The dried and ground leaves are known as filé powder. Filé is still used for thickening sauces and soups in Cajun, Creole, and other Louisiana cooking, notably in the dish filé gumbo.

Legislation

Safrole is now recognized by the United States Department of Agriculture as a potential carcinogen. Safrole, and sassafras not certified as safrole-free, have been banned in the United States as food additives or flavoring agents by the FDA since 1976 due to safrole's designation as a carcinogen.[8] Sassafras leaves do not contain sufficient amounts of safrole to be covered by the FDA ban.

Safrole is commonly used by clandestine laboratories to synthesize various hallucinogenic drugs such as MDA (3,4-methylenedioxyamphetamine), MDMA (Esctasy), and MDEA (Love). For this reason, the sale of safrole and sassafras oil is monitored by the U.S. Drug Enforcement Administration.

In some deep rural regions it was a popular additive to moonshine, and may still be.[citation needed]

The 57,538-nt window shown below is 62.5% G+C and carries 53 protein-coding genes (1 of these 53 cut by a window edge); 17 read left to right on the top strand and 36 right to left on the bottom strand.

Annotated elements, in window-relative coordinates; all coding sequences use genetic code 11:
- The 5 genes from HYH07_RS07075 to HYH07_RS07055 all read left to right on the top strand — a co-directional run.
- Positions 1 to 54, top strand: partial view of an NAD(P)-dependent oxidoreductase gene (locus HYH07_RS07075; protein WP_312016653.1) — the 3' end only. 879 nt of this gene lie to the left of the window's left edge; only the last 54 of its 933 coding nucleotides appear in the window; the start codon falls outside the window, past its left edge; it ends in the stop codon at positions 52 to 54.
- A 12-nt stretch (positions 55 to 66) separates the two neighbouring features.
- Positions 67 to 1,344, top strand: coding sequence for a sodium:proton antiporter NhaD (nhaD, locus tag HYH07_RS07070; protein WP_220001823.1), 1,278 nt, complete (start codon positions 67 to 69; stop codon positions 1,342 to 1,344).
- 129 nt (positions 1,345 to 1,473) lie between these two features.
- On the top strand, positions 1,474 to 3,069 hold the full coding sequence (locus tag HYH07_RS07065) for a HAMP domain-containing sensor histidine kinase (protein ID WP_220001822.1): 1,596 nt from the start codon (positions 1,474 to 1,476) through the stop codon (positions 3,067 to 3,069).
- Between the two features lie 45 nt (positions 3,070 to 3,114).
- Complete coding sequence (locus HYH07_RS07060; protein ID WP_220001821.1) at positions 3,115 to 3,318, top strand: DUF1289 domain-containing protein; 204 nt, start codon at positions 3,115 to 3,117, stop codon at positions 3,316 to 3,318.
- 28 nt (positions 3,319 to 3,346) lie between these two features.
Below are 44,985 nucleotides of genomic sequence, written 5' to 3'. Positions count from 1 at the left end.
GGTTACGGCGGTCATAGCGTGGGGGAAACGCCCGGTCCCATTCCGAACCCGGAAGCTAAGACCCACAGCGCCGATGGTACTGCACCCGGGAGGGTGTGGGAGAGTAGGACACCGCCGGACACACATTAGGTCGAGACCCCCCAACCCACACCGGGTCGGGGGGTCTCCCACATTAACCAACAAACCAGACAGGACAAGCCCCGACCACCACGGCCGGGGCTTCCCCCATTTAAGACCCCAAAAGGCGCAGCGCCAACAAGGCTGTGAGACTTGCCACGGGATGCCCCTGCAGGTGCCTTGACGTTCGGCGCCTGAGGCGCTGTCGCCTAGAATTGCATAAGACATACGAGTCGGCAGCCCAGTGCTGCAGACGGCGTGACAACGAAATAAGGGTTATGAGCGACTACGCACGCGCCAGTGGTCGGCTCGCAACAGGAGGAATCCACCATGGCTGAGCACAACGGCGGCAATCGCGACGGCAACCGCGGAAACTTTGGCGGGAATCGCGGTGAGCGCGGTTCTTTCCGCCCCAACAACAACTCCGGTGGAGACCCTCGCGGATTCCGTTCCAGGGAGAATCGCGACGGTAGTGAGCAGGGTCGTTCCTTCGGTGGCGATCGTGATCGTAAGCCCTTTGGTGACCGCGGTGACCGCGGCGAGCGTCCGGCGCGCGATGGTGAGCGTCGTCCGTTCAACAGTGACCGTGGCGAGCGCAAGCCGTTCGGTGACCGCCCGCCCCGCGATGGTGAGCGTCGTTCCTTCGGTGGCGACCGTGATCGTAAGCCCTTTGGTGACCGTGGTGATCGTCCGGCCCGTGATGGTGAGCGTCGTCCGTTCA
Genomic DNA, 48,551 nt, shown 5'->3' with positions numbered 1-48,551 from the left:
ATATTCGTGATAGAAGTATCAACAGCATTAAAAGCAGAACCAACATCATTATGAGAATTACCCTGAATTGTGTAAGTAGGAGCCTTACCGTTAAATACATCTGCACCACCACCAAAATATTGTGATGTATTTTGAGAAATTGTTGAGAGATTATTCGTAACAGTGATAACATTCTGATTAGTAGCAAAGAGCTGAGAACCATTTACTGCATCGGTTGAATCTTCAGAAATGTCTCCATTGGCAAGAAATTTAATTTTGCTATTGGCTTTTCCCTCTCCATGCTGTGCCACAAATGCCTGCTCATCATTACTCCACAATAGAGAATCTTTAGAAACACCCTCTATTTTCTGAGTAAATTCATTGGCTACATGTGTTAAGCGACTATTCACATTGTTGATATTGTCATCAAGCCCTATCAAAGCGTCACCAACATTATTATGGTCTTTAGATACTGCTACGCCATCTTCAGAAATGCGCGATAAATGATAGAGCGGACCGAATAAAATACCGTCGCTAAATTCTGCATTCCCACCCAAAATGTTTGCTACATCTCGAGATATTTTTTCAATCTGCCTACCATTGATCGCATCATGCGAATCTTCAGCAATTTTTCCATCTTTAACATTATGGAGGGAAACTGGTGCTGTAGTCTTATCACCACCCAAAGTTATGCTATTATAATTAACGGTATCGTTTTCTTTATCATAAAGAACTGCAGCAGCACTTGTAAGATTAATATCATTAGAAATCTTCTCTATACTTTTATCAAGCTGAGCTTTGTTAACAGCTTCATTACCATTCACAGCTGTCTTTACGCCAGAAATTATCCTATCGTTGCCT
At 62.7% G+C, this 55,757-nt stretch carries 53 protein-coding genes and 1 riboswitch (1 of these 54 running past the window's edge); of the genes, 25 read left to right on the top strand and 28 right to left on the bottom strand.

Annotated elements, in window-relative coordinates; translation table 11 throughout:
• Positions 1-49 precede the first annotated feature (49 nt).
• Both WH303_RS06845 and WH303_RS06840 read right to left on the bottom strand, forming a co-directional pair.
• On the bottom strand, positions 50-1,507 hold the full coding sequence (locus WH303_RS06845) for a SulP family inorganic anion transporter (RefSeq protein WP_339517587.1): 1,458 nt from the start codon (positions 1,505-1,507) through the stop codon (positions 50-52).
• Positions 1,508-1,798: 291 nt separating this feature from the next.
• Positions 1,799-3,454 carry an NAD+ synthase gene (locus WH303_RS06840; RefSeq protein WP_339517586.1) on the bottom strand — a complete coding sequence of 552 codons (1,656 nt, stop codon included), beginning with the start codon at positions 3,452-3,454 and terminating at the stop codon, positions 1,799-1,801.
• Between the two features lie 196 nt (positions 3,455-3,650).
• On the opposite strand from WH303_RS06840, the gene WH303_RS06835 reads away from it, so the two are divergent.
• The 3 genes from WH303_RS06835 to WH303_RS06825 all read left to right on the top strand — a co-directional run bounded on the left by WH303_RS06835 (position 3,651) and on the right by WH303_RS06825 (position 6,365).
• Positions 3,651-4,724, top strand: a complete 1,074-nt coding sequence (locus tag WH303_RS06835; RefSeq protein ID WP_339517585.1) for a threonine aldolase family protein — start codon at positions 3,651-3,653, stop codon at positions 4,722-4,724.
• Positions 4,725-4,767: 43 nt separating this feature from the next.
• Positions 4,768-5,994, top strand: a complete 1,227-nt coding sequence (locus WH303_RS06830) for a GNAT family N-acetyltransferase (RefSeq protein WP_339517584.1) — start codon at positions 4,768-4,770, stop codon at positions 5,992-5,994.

History

The name "Sassafras", applied by the botanist Nicolas Monardes in the sixteenth century, is said to be a corruption of the Spanish word for saxifrage.

Before the twentieth century, Sassafras enjoyed a great reputation in the medical literature, but became valued for its power to improve the flavor of other medicines.[5]

References

  1. ^ a b Flora of North America: Sassafras albidum
  2. ^ a b c d U.S. Forest Service: Sassafras albidum (pdf file)
  3. ^ a b c Hope College, Michigan: Sassafras albidum
  4. ^ U.S. Forest Service Silvics Manual: Sassafras albidum
  5. ^ a b c Keeler, H. L. (1900). Our Native Trees and How to Identify Them. Charles Scriber's Sons, New York.
  6. ^ Missouriplants: Sassafras albidum
  7. ^ Kamdem D. P., Gage, D. A. (1995). "Chemical Composition of Essential Oil from the Root Bark of Sassafras albidum". Journal of Organic Chemistry 61 (6): 574-575. doi:10.1055/s-2006-959379.
  8. ^ "US FDA/CFSAN: Listing of Food Additive Status", FDA, July 2006. Retrieved on 2007-04-25. 
 
This article is licensed under the GNU Free Documentation License. It uses material from the Wikipedia article "Sassafras_albidum". A list of authors is available in Wikipedia.